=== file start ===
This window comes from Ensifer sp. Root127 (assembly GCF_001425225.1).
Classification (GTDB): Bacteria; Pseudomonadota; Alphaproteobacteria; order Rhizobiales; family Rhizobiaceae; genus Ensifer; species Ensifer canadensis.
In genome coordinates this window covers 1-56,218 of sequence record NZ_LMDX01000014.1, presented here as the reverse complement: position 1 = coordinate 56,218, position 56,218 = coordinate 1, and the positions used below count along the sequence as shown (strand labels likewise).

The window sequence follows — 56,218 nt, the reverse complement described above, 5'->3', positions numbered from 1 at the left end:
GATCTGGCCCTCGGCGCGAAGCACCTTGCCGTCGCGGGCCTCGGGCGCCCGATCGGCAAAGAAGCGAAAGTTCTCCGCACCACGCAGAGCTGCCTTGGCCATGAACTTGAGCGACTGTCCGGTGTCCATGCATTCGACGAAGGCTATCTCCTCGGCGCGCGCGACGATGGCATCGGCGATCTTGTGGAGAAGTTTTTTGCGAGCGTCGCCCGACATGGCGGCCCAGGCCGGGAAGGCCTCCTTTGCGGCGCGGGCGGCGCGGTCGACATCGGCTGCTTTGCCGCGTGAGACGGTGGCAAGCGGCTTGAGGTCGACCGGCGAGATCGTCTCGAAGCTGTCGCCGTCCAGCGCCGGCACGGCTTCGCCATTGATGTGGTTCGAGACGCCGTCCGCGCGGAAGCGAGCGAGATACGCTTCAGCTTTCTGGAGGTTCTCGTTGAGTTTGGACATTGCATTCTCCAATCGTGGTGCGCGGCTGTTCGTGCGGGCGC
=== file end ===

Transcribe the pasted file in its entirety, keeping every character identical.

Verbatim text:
This window comes from Ensifer sp. Root127 (assembly GCF_001425225.1).
Classification (GTDB): Bacteria; Pseudomonadota; Alphaproteobacteria; order Rhizobiales; family Rhizobiaceae; genus Ensifer; species Ensifer canadensis.
In genome coordinates this window covers 1-56,218 of sequence record NZ_LMDX01000014.1, presented here as the reverse complement: position 1 = coordinate 56,218, position 56,218 = coordinate 1, and the positions used below count along the sequence as shown (strand labels likewise).

The window sequence follows — 56,218 nt, the reverse complement described above, 5'->3', positions numbered from 1 at the left end:
GATCTGGCCCTCGGCGCGAAGCACCTTGCCGTCGCGGGCCTCGGGCGCCCGATCGGCAAAGAAGCGAAAGTTCTCCGCACCACGCAGAGCTGCCTTGGCCATGAACTTGAGCGACTGTCCGGTGTCCATGCATTCGACGAAGGCTATCTCCTCGGCGCGCGCGACGATGGCATCGGCGATCTTGTGGAGAAGTTTTTTGCGAGCGTCGCCCGACATGGCGGCCCAGGCCGGGAAGGCCTCCTTTGCGGCGCGGGCGGCGCGGTCGACATCGGCTGCTTTGCCGCGTGAGACGGTGGCAAGCGGCTTGAGGTCGACCGGCGAGATCGTCTCGAAGCTGTCGCCGTCCAGCGCCGGCACGGCTTCGCCATTGATGTGGTTCGAGACGCCGTCCGCGCGGAAGCGAGCGAGATACGCTTCAGCTTTCTGGAGGTTCTCGTTGAGTTTGGACATTGCATTCTCCAATCGTGGTGCGCGGCTGTTCGTGCGGGCGC